Granite is gorgeous, but it can be hard to clean if you don't know what you're doing.

David Papazian/Getty Images

Beautiful and practical, granite has earned its place as the countertop of choice in many modern kitchens and bathrooms. The patterns and colors available for this natural surface are as alluring as the names its varieties are known by: Uba Tuba Butterfly, Golden Santa Cecilia, Manhattan Green, Blue Eyes and more. The natural stone is hard and extremely durable, but its porous surface should be sealed during installation to keep stains or oils from being absorbed.

Keeping your granite clean and sparkling usually requires little more than wiping off crumbs and spills with a damp cloth. But sometimes, even with the best of care, accidents can happen. What can you do if a stubborn water stain appears that won't go away with a simple rubdown?

Water stains are one of the most common sources of stains on granite countertops, and they generally occur in two forms. The first -- and easiest to clean -- is a simple water stain that forms around the bottom of a glass or other container that sits on the countertop for too long or water droplets that do not evaporate quickly. The second type of water stain is caused by hard water (that is, water with a high mineral content) that sits on the counter, dries and leaves a deposit, often resulting in bothersome circles that build up around the faucets.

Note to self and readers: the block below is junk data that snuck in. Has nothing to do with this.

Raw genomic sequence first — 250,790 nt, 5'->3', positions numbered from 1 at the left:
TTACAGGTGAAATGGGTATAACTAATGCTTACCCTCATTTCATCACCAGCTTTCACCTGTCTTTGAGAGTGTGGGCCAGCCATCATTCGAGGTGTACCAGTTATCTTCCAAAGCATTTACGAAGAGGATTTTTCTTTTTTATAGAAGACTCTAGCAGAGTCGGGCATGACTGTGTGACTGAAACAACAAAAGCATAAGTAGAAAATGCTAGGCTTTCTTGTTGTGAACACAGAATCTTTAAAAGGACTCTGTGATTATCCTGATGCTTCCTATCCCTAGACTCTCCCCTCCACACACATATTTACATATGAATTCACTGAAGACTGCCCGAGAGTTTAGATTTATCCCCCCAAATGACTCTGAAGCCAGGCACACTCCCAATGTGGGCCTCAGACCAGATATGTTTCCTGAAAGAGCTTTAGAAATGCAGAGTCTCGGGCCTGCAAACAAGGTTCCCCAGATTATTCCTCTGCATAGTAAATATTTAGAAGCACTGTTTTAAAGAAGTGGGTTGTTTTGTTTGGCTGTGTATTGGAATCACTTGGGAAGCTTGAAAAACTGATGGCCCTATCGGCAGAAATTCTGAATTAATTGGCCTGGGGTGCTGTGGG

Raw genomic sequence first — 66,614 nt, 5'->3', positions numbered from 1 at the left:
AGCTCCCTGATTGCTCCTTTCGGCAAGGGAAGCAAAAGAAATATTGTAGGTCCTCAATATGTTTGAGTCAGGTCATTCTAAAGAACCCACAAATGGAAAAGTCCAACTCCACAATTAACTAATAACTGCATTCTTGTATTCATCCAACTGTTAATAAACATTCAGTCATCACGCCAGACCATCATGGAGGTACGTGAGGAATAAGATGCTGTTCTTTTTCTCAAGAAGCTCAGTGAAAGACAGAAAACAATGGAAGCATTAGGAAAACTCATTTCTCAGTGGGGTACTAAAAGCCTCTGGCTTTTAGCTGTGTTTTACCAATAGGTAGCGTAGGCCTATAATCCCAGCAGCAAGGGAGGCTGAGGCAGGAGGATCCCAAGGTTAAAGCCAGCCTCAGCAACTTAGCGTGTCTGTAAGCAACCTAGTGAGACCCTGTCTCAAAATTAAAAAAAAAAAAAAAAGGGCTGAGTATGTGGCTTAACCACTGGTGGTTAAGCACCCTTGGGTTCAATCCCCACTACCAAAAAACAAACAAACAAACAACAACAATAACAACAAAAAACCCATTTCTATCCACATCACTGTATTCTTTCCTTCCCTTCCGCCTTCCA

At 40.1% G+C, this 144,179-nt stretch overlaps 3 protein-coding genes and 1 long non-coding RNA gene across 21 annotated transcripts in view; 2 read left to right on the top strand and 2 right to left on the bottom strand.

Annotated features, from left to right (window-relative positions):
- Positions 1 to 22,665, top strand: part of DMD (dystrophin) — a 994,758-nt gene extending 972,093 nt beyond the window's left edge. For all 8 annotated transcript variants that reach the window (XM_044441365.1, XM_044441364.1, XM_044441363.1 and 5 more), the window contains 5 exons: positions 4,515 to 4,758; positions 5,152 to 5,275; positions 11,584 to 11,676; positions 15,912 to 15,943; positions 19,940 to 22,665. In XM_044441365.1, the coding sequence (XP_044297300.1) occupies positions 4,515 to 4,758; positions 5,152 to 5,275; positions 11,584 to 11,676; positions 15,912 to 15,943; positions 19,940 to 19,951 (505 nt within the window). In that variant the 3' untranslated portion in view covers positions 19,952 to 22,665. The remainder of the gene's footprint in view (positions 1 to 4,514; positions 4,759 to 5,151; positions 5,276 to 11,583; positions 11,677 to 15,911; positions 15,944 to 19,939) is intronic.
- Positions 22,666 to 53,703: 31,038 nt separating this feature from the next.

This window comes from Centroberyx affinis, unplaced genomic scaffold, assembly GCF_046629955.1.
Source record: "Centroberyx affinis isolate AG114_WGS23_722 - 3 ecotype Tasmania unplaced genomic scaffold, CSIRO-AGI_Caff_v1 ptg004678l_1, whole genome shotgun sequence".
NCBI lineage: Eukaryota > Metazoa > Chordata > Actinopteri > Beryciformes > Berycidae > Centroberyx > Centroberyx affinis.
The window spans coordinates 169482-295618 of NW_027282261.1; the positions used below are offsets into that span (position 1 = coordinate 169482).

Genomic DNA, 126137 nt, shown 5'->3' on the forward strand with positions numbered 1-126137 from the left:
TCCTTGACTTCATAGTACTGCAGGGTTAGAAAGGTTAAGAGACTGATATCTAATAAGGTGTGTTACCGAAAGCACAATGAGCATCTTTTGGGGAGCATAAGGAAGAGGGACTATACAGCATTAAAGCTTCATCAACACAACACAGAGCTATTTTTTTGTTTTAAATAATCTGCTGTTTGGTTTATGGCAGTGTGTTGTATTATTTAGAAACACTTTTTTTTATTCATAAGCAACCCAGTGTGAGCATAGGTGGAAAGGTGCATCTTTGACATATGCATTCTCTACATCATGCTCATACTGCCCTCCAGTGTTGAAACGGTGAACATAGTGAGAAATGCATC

If you find your beautiful granite marred by either one of these types of stains, don't worry. A few simple ingredients from your pantry or a solution from your hardware store can help. Read on and learn how you can clean water stains from your granite quickly and easily.